Additionally, article 50 amended the Criminal Code by creating the offense of WIC benefits fraud (720 ILCS 5/17B-1 et seq. (West 1994)), and establishing a range of criminal penalties as well as required forfeiture of items of value either obtained through WIC fraud or used to commit WIC fraud. Article 50 also increased the penalties for the unlawful use of weapons, the unlawful sale of firearms, the unlawful possession of firearms, and armed violence; re-categorized weapons used in committing armed violence; and included a new "Category III" weapon in the definition of a dangerous weapon. Furthermore, article 50 amended the Wrongs to Children Act (720 ILCS 150/0.01 et seq. (West 1994)) to expand the scope of the Act pertaining to the sexual exploitation of a child. Article 50 also amended the Unified Code to make a Class 3 felony violation of the FOID Act a nonprobationable offense and to impose minimum penalties for DUI on a revoked, suspended or restricted license that resulted from a previous DUI offense.
Our review of the history and content of Public Act 88-680 reveals that, no matter how liberally the single subject requirement is construed, this Act was passed in violation of the single subject clause of the Illinois Constitution. It is evident from our examination of Public Act 88-680's history that the stated purpose of various provisions of the Act was to address "the main problems we're having on our streets these days," specifically in relation to "gangs, drugs and guns." 88th Ill. Gen. Assem., House Proceedings, December 1, 1994, at 69 (statements of Representative Dart). The State echoes this declaration and contends that all of the provisions contained within Public Act 88-680 relate to the subject of neighborhood safety "by creating new crimes, discouraging crime through enhanced penalties, and providing for better enforcement of the laws." We disagree. We discern no natural and logical connection between the subject of enhancing neighborhood safety and Public Act 88-680's amendments to the civil WIC Vendor Management Act, or the creation of the Secure Residential Youth Care Facilities Licensing Act. See Williams, 302 Ill. App. 3d at 979; Dainty, 299 Ill. App. 3d at 242.
The WIC Vendor Management Act (410 ILCS 255/1 et seq. (West 1996)) is contained within the public health chapter of the Illinois Compiled Statutes. The purpose of the WIC Vendor Management Act "is to establish the statutory authority for the authorization, limitation, education and compliance review of WIC retail vendors by the Department of Human Services, and to enable the Department to carry out its responsibilities for fiscal management and accountability for the food delivery system under its jurisdiction." 410 ILCS 255/2 (West 1996). To this end, the Act provides that the Department shall establish criteria and procedures for application to become a WIC retail food vendor (410 ILCS 255/4 (West 1996)), as well as criteria for the authorization, education, geographic distribution and number of WIC vendors (410 ILCS 255/5 (West 1996)). The WIC Vendor Management Act also authorizes the Department to monitor the compliance of WIC vendors with federal and State laws and rules governing the WIC program, and to impose monetary penalties and sanctions for program violations. 410 ILCS 255/6 (West 1996).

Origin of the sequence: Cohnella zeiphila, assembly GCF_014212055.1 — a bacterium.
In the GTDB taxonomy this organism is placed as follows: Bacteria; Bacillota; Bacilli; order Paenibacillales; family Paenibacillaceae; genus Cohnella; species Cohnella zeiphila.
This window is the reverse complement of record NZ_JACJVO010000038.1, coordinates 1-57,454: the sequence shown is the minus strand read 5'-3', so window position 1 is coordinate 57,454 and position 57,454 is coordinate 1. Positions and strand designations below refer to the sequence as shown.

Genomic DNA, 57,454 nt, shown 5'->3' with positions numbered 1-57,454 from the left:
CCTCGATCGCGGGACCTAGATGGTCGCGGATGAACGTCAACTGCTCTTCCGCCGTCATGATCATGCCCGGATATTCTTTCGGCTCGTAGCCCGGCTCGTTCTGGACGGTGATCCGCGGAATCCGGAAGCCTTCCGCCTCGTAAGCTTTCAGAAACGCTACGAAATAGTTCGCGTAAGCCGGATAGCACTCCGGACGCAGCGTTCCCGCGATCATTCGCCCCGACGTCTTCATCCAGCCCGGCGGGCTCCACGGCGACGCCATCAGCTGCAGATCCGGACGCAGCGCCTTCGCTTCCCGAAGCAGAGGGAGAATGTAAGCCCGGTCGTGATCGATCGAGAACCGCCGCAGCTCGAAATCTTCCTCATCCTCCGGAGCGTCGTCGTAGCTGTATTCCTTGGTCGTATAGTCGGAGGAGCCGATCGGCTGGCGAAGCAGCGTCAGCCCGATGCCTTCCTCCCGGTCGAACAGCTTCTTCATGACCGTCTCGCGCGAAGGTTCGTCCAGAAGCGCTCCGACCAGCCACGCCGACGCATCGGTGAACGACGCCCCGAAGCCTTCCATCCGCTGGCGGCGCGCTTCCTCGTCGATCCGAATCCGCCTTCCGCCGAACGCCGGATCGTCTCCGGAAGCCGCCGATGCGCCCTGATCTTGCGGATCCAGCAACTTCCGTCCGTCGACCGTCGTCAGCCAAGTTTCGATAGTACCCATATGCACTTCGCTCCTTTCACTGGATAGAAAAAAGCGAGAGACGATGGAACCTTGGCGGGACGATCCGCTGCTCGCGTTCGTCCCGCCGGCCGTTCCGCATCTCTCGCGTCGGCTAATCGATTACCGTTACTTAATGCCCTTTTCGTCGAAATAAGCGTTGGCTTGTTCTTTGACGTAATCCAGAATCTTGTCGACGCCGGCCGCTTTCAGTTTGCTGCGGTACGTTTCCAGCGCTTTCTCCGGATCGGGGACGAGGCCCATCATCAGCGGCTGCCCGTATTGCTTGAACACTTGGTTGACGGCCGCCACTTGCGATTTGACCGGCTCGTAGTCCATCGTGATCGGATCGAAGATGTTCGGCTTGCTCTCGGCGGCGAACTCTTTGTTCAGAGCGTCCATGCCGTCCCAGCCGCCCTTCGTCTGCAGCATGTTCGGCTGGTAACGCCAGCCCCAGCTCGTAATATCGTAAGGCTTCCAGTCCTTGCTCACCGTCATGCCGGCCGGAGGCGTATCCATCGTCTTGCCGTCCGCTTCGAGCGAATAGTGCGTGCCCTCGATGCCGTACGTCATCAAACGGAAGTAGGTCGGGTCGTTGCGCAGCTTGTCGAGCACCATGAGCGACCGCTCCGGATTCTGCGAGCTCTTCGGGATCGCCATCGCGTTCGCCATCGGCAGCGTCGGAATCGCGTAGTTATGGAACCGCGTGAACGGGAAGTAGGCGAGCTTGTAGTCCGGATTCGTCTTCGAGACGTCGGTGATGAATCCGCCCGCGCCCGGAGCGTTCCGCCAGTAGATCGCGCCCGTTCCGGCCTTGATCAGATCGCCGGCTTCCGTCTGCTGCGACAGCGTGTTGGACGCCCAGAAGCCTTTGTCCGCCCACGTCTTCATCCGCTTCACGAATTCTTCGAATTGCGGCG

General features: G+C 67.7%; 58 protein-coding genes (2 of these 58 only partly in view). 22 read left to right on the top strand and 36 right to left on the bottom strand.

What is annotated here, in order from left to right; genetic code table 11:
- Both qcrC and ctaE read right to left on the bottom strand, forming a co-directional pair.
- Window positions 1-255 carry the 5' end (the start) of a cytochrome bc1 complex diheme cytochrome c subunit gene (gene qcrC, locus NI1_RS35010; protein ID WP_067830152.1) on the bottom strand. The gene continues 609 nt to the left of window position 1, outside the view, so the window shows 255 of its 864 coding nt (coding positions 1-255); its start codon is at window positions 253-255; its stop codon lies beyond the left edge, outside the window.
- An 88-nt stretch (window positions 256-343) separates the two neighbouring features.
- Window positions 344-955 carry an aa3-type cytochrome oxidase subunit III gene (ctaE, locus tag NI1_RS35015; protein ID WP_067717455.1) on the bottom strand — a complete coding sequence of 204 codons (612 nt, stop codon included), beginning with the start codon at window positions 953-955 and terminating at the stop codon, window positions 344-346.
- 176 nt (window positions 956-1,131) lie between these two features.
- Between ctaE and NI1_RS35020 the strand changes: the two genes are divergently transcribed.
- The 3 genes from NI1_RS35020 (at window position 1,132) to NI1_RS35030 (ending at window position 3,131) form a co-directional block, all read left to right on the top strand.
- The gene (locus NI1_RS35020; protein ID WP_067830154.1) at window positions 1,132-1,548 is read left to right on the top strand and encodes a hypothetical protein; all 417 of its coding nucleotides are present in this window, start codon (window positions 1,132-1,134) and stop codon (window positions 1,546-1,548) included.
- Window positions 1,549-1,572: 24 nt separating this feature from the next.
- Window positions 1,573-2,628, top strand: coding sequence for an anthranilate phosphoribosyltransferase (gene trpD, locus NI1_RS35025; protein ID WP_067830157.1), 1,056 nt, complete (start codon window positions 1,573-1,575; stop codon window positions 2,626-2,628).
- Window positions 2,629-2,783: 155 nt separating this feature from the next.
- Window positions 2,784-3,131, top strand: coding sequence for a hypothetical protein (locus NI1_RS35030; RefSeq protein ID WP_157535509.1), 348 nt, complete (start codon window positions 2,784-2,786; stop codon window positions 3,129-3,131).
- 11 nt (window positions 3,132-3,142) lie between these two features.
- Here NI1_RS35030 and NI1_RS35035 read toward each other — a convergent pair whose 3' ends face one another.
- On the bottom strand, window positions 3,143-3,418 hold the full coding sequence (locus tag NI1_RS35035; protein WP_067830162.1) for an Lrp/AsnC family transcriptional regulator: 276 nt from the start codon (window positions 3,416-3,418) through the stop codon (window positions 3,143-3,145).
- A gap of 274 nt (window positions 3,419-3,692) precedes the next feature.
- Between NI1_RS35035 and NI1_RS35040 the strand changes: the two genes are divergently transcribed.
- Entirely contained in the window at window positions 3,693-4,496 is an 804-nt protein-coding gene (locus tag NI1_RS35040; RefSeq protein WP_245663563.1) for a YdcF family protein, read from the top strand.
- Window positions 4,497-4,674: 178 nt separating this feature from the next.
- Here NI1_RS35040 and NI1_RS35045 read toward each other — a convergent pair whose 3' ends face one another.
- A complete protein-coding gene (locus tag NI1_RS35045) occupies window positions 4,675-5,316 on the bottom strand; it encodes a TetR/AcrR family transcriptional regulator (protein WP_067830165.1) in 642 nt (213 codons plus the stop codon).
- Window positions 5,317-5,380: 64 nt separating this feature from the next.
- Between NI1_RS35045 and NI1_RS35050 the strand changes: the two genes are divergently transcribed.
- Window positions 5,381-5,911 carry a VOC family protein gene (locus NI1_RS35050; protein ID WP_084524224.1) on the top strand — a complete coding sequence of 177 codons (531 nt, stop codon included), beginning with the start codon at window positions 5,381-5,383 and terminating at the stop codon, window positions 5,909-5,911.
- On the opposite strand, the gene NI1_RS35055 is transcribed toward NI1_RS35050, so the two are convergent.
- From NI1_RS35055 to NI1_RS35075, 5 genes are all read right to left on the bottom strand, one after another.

Attempting to explain the natural and logical connection between amendments made by Public Act 88-680 to the WIC Vendor Management Act and the subject of neighborhood safety, the State principally relies upon the appellate court's decision in People v. Wiggins, 298 Ill. App. 3d 766, 770 (1st Dist. 1998) and contends that Public Act 88-680 "amended the WIC Vendor Management Act to criminalize fraud and to create forfeiture actions for the commission of fraud." The State further elaborates that the "WIC fraud" provisions "also provide a tool against neighborhood crime, intimidation, and poverty," by "attempt[ing] to curtail the trade in benefits which are supposed to help underprivileged families survive."
Although the State is correct that Public Act 88-680 amended the Criminal Code by creating the criminal offense of WIC benefits fraud and establishing a range of penalties and forfeitures for such offenses, the State, like the appellate court in Wiggins, incorrectly melds the creation of these criminal offenses with the amendments made by Public Act 88-680 to the WIC Vendor Management Act. Section 6 of the WIC Vendor Management Act was amended by Public Act 88-680 to expand the types of business entities that are subject to civil monetary penalties for violations of either the WIC Act or WIC program regulations. 410 ILCS 255/6 (West 1996). Section 7 of the WIC Vendor Management Act was amended to repeal the authority of the Department of Public Health to invest training fees or penalty money, and to delete restrictions which formerly required that money received in training fees and penalties by the Department of Public Health may only be used to administer the Act. 410 ILCS 255/7 (West 1996). Finally, section 8 of the WIC Vendor Management Act was amended to expand the obligations of the Department of Public Health to promulgate rules concerning administrative appeals from civil sanctions imposed upon the new types of business entities subject to sanctions under the WIC Act or program rules. 410 ILCS 255/8 (West 1996).